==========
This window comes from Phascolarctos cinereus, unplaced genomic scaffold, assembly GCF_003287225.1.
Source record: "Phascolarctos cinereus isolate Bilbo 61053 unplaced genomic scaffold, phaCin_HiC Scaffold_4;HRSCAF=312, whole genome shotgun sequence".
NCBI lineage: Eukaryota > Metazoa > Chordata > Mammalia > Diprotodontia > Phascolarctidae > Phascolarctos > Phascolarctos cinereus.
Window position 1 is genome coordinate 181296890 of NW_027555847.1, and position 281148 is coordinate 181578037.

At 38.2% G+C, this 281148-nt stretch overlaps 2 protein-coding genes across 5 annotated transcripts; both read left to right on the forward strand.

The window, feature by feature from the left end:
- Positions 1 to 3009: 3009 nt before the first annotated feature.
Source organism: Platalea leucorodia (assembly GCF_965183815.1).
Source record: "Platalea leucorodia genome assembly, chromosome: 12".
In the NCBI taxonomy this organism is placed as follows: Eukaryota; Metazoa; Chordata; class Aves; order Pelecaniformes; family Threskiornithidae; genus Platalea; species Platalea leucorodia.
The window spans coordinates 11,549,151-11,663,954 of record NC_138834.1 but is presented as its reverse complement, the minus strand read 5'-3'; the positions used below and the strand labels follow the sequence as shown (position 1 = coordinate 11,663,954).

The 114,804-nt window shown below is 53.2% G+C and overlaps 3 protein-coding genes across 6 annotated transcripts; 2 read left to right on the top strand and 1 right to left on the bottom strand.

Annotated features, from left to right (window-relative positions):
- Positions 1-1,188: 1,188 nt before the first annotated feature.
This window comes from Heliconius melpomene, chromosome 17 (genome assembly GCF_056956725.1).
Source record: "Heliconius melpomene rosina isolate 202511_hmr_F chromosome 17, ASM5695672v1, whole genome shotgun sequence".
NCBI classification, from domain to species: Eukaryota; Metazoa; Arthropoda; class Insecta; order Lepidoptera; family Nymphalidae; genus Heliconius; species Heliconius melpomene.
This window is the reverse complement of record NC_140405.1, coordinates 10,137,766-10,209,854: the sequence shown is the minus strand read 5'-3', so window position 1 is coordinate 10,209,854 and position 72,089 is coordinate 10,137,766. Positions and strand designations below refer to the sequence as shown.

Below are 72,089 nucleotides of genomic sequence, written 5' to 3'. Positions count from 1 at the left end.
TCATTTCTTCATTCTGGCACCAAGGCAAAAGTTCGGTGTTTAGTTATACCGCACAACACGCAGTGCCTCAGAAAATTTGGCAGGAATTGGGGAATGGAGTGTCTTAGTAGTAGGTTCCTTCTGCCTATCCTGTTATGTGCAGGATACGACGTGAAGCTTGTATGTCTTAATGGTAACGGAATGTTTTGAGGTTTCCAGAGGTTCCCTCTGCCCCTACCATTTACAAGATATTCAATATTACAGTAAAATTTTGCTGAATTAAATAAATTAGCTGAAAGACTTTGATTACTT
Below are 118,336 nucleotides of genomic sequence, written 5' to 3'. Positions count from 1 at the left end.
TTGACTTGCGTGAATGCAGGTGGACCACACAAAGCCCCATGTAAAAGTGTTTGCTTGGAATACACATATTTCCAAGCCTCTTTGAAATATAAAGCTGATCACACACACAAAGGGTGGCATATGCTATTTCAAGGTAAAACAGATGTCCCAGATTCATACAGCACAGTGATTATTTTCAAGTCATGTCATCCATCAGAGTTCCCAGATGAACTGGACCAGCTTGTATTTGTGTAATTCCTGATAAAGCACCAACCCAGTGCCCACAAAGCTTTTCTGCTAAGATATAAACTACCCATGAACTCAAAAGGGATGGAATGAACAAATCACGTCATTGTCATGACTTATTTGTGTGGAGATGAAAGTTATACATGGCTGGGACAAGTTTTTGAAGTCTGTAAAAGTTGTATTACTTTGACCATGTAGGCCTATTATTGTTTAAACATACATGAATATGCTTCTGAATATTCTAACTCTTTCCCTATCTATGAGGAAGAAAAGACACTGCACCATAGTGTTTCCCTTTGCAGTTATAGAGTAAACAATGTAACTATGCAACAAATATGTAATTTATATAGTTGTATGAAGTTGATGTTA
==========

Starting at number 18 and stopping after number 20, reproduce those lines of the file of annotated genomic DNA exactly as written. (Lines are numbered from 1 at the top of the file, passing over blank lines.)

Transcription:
This window is the reverse complement of record NC_140405.1, coordinates 10,137,766-10,209,854: the sequence shown is the minus strand read 5'-3', so window position 1 is coordinate 10,209,854 and position 72,089 is coordinate 10,137,766. Positions and strand designations below refer to the sequence as shown.

Below are 72,089 nucleotides of genomic sequence, written 5' to 3'. Positions count from 1 at the left end.
TCATTTCTTCATTCTGGCACCAAGGCAAAAGTTCGGTGTTTAGTTATACCGCACAACACGCAGTGCCTCAGAAAATTTGGCAGGAATTGGGGAATGGAGTGTCTTAGTAGTAGGTTCCTTCTGCCTATCCTGTTATGTGCAGGATACGACGTGAAGCTTGTATGTCTTAATGGTAACGGAATGTTTTGAGGTTTCCAGAGGTTCCCTCTGCCCCTACCATTTACAAGATATTCAATATTACAGTAAAATTTTGCTGAATTAAATAAATTAGCTGAAAGACTTTGATTACTT